• Housing Affordability Index for BalticsMeasures how well households can afford their purchases of apartments in the three Baltic capitals 15 June, 2012The housing affordability index (HAI) increased to 104.9 in Vilniusand 155.3 in Tallinn, but decreased to 136.8 in Riga  During the first quarter of 2012, housing affordability strengthened the most in Vilnius: the housing affordability index (HAI) – which is calculated for a family whose income is equal to 1.5 of average net wages with an average-sized apartment of 55 sq. m. – increased from 101.8 in the fourth quarter last year to 104.9. Over the same period, the HAI in Tallinn in- creased less, from 154.5 to 155.3, while in Riga it dropped from 145.7 to 136.8. This means that in the first quarter households’ wages in Vilnius was 4.9% — and in Tallinn, 55.3%, and in Riga, 36.8% — more than needed to afford an apartment, according to our norm of 30% of net wages for mortgage costs.  In Vilnius, the affordability increase was fuelled by a decrease in interest rates of 32 basis points on a quarterly basis. This favourable change outweighed the seasonal fall in wages and rise in housing prices, as both them were slight.  In Tallinn, the HAI rose also because of a quarterly decrease in interest rates, which fell by 19 basis points. A higher increase in affordability was held back mostly by a 1.4% seasonal drop in net wages. A 0.4% increase in housing prices also had a negative, but smaller, effect on af- fordability.  In Riga, the main reason for the significant quarterly decrease of housing affordability was the considerable (4.8%) increase in apartment prices and 2.3% quarterly seasonal decrease in net wages. A modest decrease in interest rates had a positive — albeit smallest among the Baltic capitals — effect on affordability.  The time needed to save for a down payment increased in all three cities: in Riga, from 24.9 to 26.8 months; in Tallinn, from 24.9 to 25.3 months; and in Vilnius, from 36.7 to 37 months.  The HAI is 100 when households use 30% of their net wages for mortgage costs. When the HAI is at least 100, households can afford their housing, according to the established norm. The higher the number, the greater the affordability. Housing affordability index190 179.5180170160 156.4 155.3 Tallinn Riga Vilnius150140 136.8 2005 109.3 66.5 69.6130120 2006 76.3 60.3 56.5110 104.9 104.9 2007 67.2 53.4 51.0100 90 2008 86.6 77.8 55.3 80 Tallinn 2009 161.5 140.5 86.4 70 60 Riga 2010 160.4 137.3 103.2 50 Vilnius 40 2011 154.2 145.1 102.8 2005 2006 2007 2008 2009 2010 2011 2012 2012 Q1 155.3 136.8 104.9 Sources: National central banks, ECB, National statistical departments, Lithuanian Centre of Registers, Latv ian State Land Serv ice and National Real Estate Cadastre, Estonian Land Board and Swedbank Economic Research Department. Swedbank AB. SE-105 34 Stockholm. Phone +46-8-5859 1000 E-mail: ek.sekr@swedbank.com www.swedbank.com Legally responsible publisher: Cecilia Hermansson, +46-8-5859 7720 Dainis Stikuts +371 67 445 844; Vaiva Šečkutė +370 2 582156; Annika Paabut +372 888 5440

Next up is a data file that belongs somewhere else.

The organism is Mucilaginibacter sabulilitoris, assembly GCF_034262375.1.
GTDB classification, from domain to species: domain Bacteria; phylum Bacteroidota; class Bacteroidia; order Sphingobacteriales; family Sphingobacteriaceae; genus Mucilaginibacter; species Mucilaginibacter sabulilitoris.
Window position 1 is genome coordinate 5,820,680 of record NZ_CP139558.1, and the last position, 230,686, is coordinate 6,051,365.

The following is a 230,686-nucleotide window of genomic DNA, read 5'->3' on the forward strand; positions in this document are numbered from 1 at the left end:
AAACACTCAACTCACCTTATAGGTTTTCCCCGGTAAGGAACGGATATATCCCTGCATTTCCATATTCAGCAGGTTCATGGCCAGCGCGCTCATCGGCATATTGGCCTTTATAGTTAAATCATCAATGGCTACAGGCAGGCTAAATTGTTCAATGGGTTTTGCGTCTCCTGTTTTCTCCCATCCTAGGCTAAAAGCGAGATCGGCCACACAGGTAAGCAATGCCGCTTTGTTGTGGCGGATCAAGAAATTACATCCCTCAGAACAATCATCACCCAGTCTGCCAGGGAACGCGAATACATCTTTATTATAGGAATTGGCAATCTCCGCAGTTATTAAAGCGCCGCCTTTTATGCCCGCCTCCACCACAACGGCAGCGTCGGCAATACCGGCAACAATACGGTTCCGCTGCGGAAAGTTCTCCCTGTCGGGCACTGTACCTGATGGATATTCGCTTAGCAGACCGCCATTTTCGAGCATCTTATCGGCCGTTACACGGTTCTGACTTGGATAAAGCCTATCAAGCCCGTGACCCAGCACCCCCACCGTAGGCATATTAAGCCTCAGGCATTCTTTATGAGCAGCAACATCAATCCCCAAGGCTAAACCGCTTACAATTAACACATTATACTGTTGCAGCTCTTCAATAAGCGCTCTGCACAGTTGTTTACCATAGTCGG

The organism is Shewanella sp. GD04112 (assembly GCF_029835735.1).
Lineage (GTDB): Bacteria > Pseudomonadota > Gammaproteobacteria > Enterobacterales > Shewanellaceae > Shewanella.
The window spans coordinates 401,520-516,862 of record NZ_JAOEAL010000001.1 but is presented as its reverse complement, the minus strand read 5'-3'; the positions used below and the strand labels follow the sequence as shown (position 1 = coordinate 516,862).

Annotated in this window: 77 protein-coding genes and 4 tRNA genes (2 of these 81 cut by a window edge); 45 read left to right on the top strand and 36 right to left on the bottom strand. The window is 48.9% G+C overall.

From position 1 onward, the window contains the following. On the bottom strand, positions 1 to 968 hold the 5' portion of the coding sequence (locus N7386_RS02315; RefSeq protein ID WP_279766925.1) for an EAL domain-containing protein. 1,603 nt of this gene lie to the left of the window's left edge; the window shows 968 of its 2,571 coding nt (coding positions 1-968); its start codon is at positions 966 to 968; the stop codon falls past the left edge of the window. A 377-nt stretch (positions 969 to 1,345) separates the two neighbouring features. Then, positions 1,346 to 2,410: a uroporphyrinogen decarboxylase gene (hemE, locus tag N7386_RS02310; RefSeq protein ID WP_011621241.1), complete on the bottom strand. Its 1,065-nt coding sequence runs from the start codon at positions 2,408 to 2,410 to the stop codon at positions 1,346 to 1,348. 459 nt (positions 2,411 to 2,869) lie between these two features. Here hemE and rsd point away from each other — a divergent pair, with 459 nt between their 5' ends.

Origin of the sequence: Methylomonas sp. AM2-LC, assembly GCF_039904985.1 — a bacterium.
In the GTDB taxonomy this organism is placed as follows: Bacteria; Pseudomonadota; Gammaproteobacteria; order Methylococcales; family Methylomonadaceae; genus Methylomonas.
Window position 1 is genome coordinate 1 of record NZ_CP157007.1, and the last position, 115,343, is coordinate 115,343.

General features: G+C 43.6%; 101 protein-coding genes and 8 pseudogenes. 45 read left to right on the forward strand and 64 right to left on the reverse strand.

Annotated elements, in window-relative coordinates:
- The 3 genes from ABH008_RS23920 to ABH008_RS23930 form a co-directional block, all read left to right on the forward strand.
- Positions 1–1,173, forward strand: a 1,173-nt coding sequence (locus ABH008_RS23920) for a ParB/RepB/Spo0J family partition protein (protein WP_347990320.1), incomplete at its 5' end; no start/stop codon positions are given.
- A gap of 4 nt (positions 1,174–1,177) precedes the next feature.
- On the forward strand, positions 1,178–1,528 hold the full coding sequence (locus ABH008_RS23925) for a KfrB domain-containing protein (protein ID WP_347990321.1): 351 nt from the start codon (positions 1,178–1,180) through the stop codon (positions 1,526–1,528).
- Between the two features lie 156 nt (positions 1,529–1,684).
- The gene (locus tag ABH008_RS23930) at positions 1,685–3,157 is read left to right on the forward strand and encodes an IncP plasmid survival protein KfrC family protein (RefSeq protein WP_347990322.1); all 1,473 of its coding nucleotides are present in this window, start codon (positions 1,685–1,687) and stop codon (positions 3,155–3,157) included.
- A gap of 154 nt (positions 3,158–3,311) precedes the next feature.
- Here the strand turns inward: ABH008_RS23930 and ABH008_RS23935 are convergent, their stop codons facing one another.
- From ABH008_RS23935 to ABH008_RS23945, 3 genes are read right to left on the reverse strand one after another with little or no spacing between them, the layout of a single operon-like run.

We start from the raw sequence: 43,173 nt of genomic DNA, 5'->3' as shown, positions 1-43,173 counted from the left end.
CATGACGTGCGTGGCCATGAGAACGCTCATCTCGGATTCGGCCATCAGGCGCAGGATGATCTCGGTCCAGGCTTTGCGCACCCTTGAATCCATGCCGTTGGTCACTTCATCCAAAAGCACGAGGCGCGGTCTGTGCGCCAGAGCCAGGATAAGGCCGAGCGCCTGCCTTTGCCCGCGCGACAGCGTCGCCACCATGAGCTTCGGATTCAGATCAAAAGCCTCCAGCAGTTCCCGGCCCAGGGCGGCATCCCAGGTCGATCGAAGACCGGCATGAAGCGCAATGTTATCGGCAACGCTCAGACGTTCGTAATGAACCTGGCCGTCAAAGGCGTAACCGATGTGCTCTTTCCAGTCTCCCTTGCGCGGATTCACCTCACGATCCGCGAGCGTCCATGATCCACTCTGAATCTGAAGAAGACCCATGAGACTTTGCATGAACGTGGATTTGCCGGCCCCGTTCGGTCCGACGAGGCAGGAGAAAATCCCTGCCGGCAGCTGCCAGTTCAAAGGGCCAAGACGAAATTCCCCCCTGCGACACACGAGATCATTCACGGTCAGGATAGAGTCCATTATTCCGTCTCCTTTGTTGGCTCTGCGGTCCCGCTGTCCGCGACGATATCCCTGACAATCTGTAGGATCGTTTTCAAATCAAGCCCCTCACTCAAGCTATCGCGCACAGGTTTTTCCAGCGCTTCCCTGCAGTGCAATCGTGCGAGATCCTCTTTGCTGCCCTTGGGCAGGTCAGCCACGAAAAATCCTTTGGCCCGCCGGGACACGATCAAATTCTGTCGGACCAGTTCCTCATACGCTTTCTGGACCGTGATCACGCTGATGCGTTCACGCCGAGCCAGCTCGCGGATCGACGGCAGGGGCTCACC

• Components of the HAI: apartment prices, interest rates, and wagesApartment pricesFrom the fourth quarter of last year to the first quarter of 2012, the price of apartments in Riga grew by4.8%; in Tallinn, by 0.4%; and in Vilnius, by 0.2%. On an annual basis, the price of an average-sized,55 sq. m. apartment in Tallinn rose by 13.9%; in Riga, by 8.5%; and in Vilnius, by 5.7%.In the first quarter of 2012, this standard apartment was the most expensive in Vilnius, where its pricereached EUR 61,862. This same apartment cost EUR 59,116 in Tallinn and EUR 42,843 in Riga.In the first quarter, apartment prices in Riga were 50.6% of what they had been during the peak.Prices in Vilnius and Tallinn were, respectively, 67.3% and 64.9% of their peak as the price correctionwas smaller in Vilnius and prices in Tallinn recovered the fastest from the lowest point.The slowest recovery of apartment prices among the Baltic countries – in Latvia – accelerated signifi-cantly in the first quarter of this year, as the annual change in housing prices moved from a 2.6% fall inthe last quarter of 2011 to an 8.5% increase. This must have been influenced by higher demandgrowth. However, apartment prices increased only in the Riga centre, not for the block houses. In anyevent, it is still hard to say whether the rise in apartment prices in Riga will be sustained as a pickup inactivity in the first quarter may reverse in the following months.The fastest, 13.9%, annual growth in housing prices — in Estonia — continues to be supported by thelowest unemployment and interest rates, and the highest annual net wage growth. As a result, thedemand in the housing market has recovered the strongest among the capitals, also partially sup-ported by higher foreign demand. Apartment prices, EUR/m2 1,800 1,671 EUR 1,700 1,657 EUR 1,600 Tallinn 1,541 EUR 1,500 Riga 1,400 Vilnius 1,300 1,200 1,100 1,125 EUR 1,075 EUR 1,000 900 800 779 EUR 700 600 2005 2006 2007 2008 2009 2010 2011 2012 Sources: Lithuanian Centre of Registers, Latv ian State Land Serv ice and National Real Estate Cadastre, Estonian Land Board and SwedbankInterest rates on mortgagesInterest rates decreased on a quarterly basis in all three countries. In Lithuania, they declined by 32basis points to 3.59%; in Estonia, by 19 basis points, to 3.49%; and in Latvia, by 6 basis points, to4.08%. Three-month euro interbank offered rate (EURIBOR) has decreased from 1.44% in the lastquarter of 2011 to 1.04% in the first quarter this year. Significantly slower decrease in interest rates inLatvia compared with Lithuania could be explained by somewhat increased margins in Latvia due togrown funding costs. Nevertheless, as the number of new mortgage deals is still at low levels in allcountries, the interest rates volatility is quite high.Interest rate differentials remain the main reason why apartments are more affordable in Tallinn thanin Riga. However, the ratio of wages to apartment prices worsened significantly in Riga in the firstquarter and became more unfavourable than in Tallinn. This ratio was similar in Riga and Tallinn in2011 as the recovery in Riga’s housing prices was very weak. However, this situation changed in thefirst quarter of this year.2 Housing Affordability Index for Baltics • 15 June, 2012